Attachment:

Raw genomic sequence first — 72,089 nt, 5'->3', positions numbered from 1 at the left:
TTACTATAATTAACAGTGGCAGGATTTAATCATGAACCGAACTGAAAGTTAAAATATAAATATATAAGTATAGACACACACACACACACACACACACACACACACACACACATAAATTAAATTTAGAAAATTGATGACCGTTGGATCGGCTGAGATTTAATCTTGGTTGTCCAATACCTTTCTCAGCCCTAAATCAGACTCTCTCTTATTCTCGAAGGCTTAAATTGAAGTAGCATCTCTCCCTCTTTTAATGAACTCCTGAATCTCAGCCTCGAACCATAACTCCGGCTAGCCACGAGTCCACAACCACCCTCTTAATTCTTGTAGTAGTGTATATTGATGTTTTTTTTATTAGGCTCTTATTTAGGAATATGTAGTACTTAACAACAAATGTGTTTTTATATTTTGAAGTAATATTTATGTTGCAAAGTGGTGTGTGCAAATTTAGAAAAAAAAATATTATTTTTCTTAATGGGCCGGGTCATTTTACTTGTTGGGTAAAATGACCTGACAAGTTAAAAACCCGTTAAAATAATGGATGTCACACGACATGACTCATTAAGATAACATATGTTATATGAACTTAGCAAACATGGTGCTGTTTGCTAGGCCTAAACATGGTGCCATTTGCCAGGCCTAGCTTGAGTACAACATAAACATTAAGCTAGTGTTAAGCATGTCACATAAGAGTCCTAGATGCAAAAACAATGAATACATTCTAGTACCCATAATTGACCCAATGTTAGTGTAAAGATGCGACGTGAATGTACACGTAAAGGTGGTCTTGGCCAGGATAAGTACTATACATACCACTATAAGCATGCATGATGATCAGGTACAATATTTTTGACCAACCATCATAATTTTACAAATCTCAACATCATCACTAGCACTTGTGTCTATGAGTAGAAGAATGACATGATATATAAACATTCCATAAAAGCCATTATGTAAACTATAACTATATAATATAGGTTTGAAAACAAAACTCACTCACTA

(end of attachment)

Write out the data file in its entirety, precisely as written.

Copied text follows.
Raw genomic sequence first — 72,089 nt, 5'->3', positions numbered from 1 at the left:
TTACTATAATTAACAGTGGCAGGATTTAATCATGAACCGAACTGAAAGTTAAAATATAAATATATAAGTATAGACACACACACACACACACACACACACACACACACACACATAAATTAAATTTAGAAAATTGATGACCGTTGGATCGGCTGAGATTTAATCTTGGTTGTCCAATACCTTTCTCAGCCCTAAATCAGACTCTCTCTTATTCTCGAAGGCTTAAATTGAAGTAGCATCTCTCCCTCTTTTAATGAACTCCTGAATCTCAGCCTCGAACCATAACTCCGGCTAGCCACGAGTCCACAACCACCCTCTTAATTCTTGTAGTAGTGTATATTGATGTTTTTTTTATTAGGCTCTTATTTAGGAATATGTAGTACTTAACAACAAATGTGTTTTTATATTTTGAAGTAATATTTATGTTGCAAAGTGGTGTGTGCAAATTTAGAAAAAAAAATATTATTTTTCTTAATGGGCCGGGTCATTTTACTTGTTGGGTAAAATGACCTGACAAGTTAAAAACCCGTTAAAATAATGGATGTCACACGACATGACTCATTAAGATAACATATGTTATATGAACTTAGCAAACATGGTGCTGTTTGCTAGGCCTAAACATGGTGCCATTTGCCAGGCCTAGCTTGAGTACAACATAAACATTAAGCTAGTGTTAAGCATGTCACATAAGAGTCCTAGATGCAAAAACAATGAATACATTCTAGTACCCATAATTGACCCAATGTTAGTGTAAAGATGCGACGTGAATGTACACGTAAAGGTGGTCTTGGCCAGGATAAGTACTATACATACCACTATAAGCATGCATGATGATCAGGTACAATATTTTTGACCAACCATCATAATTTTACAAATCTCAACATCATCACTAGCACTTGTGTCTATGAGTAGAAGAATGACATGATATATAAACATTCCATAAAAGCCATTATGTAAACTATAACTATATAATATAGGTTTGAAAACAAAACTCACTCACTA